Imagine being six points adrift at the bottom of the Football League, welcoming Arsene Wenger’s star-studded Arsenal to your ground, pushing them close in a feisty, controversial cup tie…and that not even being half the story?

This was Carlisle United in the early months of this millennium. It is getting on for 20 years now since the Gunners came to town and looking back just reminds us what a melodramatic and, yes, farcical place Brunton Park was back then.

The sub-plot to Arsenal’s third round visit was the behind-the-scenes goings-on at a club mired in chaos. United had started the campaign with a hastily-assembled squad and new manager Ian Atkins given the steepest uphill task as Michael Knighton’s reign went deep into crisis.

On the pitch, the Blues battled against the odds – while off it, the early weeks of January 2001 brought hope. A press conference saw the announcement of new owners, Mamcarr Investments of Gibraltar, the takeover fronted by the Scottish businessman Stephen Brown, who was said to have made millions through the sale of a hotel in Spain.

Promises were made to strengthen the squad, with management consultant David Low assuring reporters that Knighton had “completely and utterly gone” from the scene. There were questions yet to be answered – who exactly were Mamcarr, for instance? – and disturbing rumours concerned a possible merger with Clydebank, but the whiff of a new era was at least in the air as Atkins’ team prepared for Arsenal.

The manager, himself fighting for his future given the non-committal noises from Brown, pledged that Carlisle would “get rattled into them” when Wenger’s illustrious side emerged. That they did in different ways, in front of a 15,300 crowd which included a certain Jimmy Glass. It was 50 years to the day that Carlisle had tussled with the Gunners in a previous cup encounter and the team of world stars sent out by Wenger got a couple of early scares before imposing their stature.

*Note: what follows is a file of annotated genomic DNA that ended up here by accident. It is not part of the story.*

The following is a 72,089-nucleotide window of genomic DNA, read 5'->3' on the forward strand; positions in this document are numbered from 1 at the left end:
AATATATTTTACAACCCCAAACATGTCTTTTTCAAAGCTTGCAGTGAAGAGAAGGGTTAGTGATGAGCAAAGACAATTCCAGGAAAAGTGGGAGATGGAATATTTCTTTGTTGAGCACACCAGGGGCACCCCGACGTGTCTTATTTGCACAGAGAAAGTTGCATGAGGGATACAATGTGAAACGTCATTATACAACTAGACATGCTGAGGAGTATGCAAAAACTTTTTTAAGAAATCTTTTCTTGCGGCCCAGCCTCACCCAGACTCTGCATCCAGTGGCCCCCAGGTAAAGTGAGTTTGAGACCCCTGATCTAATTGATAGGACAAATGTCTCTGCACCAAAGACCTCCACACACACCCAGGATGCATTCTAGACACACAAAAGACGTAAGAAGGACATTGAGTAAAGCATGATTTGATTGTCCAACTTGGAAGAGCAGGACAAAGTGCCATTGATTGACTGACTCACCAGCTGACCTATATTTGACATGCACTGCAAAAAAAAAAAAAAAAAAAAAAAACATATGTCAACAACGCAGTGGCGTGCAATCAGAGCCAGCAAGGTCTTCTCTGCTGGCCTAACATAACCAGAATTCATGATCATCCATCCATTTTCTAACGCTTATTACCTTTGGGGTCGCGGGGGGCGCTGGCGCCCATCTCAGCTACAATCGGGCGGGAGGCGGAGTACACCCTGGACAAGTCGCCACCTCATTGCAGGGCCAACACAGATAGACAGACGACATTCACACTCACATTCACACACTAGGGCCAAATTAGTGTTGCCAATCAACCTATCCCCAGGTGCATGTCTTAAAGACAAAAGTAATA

Ian Stevens, normally the Blues’ best finisher, could have had two goals inside 20 minutes. Picked out by Richard Prokas’ chip, Stevens missed his kick from gaping penalty-box space, and later he evaded keeper Alex Manninger but guided Scott Dobie’s excellent pass wide.

At the other end United defended determinedly but there was no way of stopping the 22nd-minute goal taken by Sylvain Wiltord when he swept Patrick Vieira’s pass low past Matty Glennon.

That, though, was far from the end of the action. A few minutes later, the tie’s most infamous incident saw Prokas overrun the ball in midfield before making an ugly, two-footed lunge on Vieira. It was a moment which made national headlines, sparked the fury of Wenger and led to an angry melee of players.

Referee Stephen Lodge, though, did not even give a free-kick, the only card that came out of his pocket a yellow for Arsenal’s Nelson Vivas over his part in the shoving.

The rest of the game saw more orthodox Carlisle defiance, as keeper Glennon excelled with saves from Dennis Bergkamp and Freddie Ljungberg. Ashley Cole escaped censure for a swing at Mark Birch and Wenger, by full-time, was probably relieved to have got out with a 1-0 win and no more hullaballoo.

“I thought Carlisle were very well-organised,” he said. “They made it difficult for us. I must say they surprised me.”

The off-field debacle that followed United’s largely gallant cup exit may have been less surprising to weary Blues-watchers, even though it was particularly bizarre when it transpired their supposed millionaire saviour, Brown, was living in an old folks’ home in Peebles, worked as a barman in an Indian restaurant, had been barred from a nearby hotel for troublemaking and had arrived at the Arsenal game in a battered old Cavalier.

The new United dawn rapidly faded. Knighton professed to have been “hoodwinked” by the bizarre Brown, and while the News & Star revealed the identities of four Gibraltar lawyers as the main shareholders of Mamcarr, it was further reported that they were not the company’s “true owners” – who had asked to remain secret.

The takeover episode drifted into United infamy, Knighton remaining until the summer of 2002 and Atkins having departed at the end of 2000/1, when Carlisle followed their unlikely cup exploits with a late surge to survival, thanks to a Carl Heggs volley at Lincoln: a rare moment of joy in a troubled and frankly absurd Blues time.

United: Glennon, Whitehead, Darby (Heggs), Winstanley, Birch, Hemmings (Thwaites), Connelly, Soley, Prokas, Dobie, Stevens (Halliday). Not used: Hore, Inglis.

Arsenal: Manninger, Dixon, Cole (Malz), Stepanovs, Vivas, Parlour, Vieira, Ljungberg (Silvinho), Pires, Bergkamp, Wiltord (Danilevicius). Not used: Lukic, Halls.